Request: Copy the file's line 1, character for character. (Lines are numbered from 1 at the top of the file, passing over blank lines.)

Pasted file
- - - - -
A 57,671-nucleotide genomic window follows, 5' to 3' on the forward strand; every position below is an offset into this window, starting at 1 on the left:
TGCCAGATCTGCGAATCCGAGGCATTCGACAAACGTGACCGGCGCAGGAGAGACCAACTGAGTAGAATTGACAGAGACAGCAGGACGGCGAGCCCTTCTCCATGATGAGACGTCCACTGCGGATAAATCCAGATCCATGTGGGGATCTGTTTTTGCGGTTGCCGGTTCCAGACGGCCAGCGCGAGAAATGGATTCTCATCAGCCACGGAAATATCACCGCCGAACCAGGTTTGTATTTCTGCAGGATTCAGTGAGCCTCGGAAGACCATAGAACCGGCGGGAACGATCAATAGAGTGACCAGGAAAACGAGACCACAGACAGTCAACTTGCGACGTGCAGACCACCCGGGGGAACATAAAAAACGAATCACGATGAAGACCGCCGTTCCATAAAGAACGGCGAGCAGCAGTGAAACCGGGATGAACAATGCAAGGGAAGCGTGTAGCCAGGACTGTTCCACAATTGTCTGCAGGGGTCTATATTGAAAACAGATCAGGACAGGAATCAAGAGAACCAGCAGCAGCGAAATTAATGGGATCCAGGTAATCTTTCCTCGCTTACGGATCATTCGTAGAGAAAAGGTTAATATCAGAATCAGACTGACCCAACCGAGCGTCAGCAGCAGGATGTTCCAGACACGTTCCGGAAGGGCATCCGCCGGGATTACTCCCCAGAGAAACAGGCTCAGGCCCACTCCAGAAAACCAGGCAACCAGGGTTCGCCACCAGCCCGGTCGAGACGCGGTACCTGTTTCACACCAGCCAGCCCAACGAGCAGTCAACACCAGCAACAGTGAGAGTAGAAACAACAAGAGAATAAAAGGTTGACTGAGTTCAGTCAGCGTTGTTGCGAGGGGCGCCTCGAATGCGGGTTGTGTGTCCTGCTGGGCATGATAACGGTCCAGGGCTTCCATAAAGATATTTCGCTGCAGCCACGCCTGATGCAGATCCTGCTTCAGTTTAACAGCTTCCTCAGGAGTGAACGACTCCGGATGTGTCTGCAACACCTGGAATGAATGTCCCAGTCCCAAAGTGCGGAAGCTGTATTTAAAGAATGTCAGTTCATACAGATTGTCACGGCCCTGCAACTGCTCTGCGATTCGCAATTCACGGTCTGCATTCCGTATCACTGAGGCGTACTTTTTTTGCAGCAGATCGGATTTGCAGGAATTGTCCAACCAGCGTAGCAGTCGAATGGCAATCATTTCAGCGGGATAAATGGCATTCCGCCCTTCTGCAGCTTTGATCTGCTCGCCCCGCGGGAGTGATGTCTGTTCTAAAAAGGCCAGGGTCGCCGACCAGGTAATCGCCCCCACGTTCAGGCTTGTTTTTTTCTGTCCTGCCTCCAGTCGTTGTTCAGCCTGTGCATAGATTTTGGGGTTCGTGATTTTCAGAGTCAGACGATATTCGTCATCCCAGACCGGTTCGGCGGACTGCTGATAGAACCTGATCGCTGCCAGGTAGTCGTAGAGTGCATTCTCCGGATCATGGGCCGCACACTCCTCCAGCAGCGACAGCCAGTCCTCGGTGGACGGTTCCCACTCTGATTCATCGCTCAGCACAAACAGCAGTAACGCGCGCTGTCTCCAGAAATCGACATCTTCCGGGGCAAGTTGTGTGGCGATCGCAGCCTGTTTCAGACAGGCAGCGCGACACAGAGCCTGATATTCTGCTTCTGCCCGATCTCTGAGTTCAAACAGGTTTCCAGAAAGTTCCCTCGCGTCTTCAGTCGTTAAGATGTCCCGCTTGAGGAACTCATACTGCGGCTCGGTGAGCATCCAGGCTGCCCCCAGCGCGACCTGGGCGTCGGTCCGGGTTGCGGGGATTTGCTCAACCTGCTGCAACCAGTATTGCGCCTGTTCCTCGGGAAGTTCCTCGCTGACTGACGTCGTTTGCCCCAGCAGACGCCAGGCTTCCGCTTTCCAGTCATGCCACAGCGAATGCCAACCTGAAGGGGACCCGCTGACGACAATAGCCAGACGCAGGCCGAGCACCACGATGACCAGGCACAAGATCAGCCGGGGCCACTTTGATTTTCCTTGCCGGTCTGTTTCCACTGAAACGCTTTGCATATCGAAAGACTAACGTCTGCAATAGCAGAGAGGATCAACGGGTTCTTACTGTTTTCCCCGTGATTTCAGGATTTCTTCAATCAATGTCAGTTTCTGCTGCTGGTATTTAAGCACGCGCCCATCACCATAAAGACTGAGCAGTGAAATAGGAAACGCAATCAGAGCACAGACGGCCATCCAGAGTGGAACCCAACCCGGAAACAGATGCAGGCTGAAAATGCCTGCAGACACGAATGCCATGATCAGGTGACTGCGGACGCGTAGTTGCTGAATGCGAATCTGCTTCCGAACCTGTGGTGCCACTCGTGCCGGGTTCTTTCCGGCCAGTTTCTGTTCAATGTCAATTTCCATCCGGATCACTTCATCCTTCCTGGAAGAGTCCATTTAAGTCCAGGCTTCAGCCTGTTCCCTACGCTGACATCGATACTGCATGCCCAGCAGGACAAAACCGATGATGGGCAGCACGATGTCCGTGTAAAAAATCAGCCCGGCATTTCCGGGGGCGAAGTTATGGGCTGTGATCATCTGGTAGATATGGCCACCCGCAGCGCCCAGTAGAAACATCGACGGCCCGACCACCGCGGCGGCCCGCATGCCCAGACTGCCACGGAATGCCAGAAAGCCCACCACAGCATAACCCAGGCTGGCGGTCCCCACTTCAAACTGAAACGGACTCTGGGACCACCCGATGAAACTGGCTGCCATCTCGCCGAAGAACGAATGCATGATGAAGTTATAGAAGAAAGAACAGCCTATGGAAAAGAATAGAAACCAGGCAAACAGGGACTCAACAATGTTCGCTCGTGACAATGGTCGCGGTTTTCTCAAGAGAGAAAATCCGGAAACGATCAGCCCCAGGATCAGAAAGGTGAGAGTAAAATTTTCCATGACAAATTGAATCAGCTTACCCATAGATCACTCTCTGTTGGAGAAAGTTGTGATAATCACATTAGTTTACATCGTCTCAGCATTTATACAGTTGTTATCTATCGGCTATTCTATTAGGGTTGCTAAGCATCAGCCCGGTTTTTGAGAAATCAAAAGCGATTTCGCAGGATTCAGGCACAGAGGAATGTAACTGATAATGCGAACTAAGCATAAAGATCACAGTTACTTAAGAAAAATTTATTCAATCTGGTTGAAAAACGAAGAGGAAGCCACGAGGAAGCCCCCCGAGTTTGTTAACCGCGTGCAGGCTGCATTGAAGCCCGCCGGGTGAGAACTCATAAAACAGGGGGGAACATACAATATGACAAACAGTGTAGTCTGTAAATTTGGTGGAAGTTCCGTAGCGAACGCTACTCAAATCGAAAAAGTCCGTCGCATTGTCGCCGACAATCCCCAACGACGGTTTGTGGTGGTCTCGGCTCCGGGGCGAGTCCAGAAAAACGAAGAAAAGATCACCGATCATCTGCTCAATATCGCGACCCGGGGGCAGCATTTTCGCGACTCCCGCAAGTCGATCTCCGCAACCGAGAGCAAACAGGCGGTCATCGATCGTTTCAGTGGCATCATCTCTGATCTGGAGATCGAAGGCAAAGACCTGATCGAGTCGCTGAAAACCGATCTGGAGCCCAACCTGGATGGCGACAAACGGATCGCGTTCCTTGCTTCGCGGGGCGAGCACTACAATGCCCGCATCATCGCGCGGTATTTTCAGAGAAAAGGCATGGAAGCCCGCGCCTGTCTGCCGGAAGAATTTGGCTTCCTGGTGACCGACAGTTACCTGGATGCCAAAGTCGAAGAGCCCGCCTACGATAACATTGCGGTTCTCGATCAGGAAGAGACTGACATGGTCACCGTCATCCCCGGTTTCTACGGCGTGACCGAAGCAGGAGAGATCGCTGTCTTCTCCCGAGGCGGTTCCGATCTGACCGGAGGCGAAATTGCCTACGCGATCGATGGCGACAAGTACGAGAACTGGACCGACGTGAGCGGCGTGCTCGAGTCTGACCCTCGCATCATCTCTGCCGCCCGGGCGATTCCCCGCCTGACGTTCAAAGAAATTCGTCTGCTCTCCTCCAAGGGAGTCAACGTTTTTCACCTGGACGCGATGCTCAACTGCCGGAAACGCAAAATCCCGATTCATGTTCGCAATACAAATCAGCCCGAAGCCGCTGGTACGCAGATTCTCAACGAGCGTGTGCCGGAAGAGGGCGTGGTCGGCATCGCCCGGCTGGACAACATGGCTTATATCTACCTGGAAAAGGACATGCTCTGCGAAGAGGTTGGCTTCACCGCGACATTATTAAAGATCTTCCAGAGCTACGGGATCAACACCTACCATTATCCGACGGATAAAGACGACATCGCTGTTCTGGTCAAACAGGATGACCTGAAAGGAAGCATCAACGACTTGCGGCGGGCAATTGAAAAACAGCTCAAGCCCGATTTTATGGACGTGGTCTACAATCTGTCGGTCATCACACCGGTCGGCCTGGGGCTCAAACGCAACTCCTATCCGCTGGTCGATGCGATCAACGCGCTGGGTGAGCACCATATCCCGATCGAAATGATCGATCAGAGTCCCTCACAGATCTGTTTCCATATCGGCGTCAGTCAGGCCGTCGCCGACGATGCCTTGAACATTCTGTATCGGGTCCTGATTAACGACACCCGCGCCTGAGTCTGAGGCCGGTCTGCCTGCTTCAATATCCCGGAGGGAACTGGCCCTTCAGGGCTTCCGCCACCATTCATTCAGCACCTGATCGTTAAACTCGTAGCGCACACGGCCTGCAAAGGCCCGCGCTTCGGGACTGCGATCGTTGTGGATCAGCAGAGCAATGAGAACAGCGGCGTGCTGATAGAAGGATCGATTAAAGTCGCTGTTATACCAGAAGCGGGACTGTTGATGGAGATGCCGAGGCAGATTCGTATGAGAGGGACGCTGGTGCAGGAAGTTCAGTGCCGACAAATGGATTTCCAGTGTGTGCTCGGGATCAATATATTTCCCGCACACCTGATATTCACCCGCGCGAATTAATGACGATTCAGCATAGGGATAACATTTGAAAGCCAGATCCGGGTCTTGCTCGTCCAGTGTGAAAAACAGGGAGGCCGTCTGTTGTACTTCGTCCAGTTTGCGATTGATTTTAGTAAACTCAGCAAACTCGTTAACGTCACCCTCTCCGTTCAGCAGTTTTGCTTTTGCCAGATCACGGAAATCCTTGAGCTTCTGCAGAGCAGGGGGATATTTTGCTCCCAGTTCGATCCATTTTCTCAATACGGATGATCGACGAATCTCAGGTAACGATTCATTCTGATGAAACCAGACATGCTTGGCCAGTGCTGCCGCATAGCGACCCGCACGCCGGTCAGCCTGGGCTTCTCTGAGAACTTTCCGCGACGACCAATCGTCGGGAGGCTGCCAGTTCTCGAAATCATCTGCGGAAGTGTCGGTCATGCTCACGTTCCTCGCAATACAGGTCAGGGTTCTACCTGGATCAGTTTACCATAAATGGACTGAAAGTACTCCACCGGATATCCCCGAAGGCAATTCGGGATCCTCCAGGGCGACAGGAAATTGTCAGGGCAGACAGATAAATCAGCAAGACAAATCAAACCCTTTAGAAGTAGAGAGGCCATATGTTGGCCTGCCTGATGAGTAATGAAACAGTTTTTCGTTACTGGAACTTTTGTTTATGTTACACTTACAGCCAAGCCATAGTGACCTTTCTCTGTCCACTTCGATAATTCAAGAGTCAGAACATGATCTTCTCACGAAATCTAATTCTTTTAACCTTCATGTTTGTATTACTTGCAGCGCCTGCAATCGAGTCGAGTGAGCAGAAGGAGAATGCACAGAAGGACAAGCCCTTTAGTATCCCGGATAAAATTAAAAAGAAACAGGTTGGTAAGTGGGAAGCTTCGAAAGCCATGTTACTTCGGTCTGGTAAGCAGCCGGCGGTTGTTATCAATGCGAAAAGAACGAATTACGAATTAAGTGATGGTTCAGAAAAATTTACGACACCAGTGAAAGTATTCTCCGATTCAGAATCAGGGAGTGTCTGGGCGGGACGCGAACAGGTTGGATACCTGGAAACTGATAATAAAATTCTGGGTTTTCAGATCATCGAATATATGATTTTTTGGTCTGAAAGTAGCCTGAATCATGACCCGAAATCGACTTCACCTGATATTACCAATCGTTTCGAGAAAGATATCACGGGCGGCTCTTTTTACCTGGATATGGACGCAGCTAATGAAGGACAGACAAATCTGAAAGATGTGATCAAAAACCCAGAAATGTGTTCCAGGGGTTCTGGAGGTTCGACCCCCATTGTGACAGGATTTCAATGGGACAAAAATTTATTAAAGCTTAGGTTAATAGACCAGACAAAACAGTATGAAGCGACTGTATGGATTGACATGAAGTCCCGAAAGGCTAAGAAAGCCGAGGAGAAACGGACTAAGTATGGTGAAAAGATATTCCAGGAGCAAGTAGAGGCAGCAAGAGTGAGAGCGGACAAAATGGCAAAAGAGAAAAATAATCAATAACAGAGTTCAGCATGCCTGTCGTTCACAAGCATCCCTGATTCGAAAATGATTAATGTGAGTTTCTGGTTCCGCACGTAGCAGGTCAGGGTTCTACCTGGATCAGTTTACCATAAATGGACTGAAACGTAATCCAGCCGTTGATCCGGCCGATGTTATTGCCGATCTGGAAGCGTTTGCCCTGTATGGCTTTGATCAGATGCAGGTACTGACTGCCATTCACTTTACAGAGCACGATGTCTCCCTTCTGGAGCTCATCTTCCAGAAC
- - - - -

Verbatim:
A 57,671-nucleotide genomic window follows, 5' to 3' on the forward strand; every position below is an offset into this window, starting at 1 on the left: